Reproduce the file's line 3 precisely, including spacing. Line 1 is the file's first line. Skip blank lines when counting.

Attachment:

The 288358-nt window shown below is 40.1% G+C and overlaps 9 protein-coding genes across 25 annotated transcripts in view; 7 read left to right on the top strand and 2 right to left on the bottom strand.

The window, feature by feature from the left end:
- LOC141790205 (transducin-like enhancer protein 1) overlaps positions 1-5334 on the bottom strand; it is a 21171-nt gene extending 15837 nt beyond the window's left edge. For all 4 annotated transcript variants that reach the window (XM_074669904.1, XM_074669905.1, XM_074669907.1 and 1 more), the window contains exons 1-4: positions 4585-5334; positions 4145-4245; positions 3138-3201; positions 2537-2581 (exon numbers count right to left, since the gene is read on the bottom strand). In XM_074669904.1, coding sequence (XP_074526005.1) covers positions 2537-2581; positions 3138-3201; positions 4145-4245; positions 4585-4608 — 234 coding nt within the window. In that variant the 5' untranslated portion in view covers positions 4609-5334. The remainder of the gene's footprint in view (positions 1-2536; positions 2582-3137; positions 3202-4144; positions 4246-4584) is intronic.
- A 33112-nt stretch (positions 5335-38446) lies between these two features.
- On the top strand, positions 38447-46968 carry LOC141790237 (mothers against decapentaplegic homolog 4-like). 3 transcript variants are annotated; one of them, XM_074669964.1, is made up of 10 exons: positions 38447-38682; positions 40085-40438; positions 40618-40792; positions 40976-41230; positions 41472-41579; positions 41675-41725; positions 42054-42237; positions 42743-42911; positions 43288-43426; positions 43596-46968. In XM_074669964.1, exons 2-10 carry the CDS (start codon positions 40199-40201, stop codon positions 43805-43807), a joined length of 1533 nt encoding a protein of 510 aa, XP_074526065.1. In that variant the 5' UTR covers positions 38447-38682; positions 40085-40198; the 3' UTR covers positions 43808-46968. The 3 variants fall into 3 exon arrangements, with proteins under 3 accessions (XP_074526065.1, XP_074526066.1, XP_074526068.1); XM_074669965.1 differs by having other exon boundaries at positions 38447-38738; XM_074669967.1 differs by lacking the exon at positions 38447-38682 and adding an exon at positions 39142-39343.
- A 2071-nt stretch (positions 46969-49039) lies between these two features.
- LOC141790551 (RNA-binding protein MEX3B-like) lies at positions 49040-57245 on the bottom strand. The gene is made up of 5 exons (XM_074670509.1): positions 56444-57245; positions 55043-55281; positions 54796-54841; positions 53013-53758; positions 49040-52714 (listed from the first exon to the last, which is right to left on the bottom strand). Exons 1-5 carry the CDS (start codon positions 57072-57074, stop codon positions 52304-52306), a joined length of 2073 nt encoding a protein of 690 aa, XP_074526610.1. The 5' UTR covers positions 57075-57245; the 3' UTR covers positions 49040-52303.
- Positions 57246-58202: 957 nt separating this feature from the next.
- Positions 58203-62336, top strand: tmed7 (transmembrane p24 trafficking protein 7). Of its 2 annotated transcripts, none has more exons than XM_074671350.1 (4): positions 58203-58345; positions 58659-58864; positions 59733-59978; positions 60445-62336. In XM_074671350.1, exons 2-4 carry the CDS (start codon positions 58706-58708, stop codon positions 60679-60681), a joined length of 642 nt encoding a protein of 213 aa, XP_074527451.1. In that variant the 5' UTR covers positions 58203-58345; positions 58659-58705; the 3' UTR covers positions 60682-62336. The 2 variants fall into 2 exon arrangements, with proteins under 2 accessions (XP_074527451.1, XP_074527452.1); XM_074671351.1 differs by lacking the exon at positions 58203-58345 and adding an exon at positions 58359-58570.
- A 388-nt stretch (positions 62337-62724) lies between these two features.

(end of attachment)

- LOC141790205 (transducin-like enhancer protein 1) overlaps positions 1-5334 on the bottom strand; it is a 21171-nt gene extending 15837 nt beyond the window's left edge. For all 4 annotated transcript variants that reach the window (XM_074669904.1, XM_074669905.1, XM_074669907.1 and 1 more), the window contains exons 1-4: positions 4585-5334; positions 4145-4245; positions 3138-3201; positions 2537-2581 (exon numbers count right to left, since the gene is read on the bottom strand). In XM_074669904.1, coding sequence (XP_074526005.1) covers positions 2537-2581; positions 3138-3201; positions 4145-4245; positions 4585-4608 — 234 coding nt within the window. In that variant the 5' untranslated portion in view covers positions 4609-5334. The remainder of the gene's footprint in view (positions 1-2536; positions 2582-3137; positions 3202-4144; positions 4246-4584) is intronic.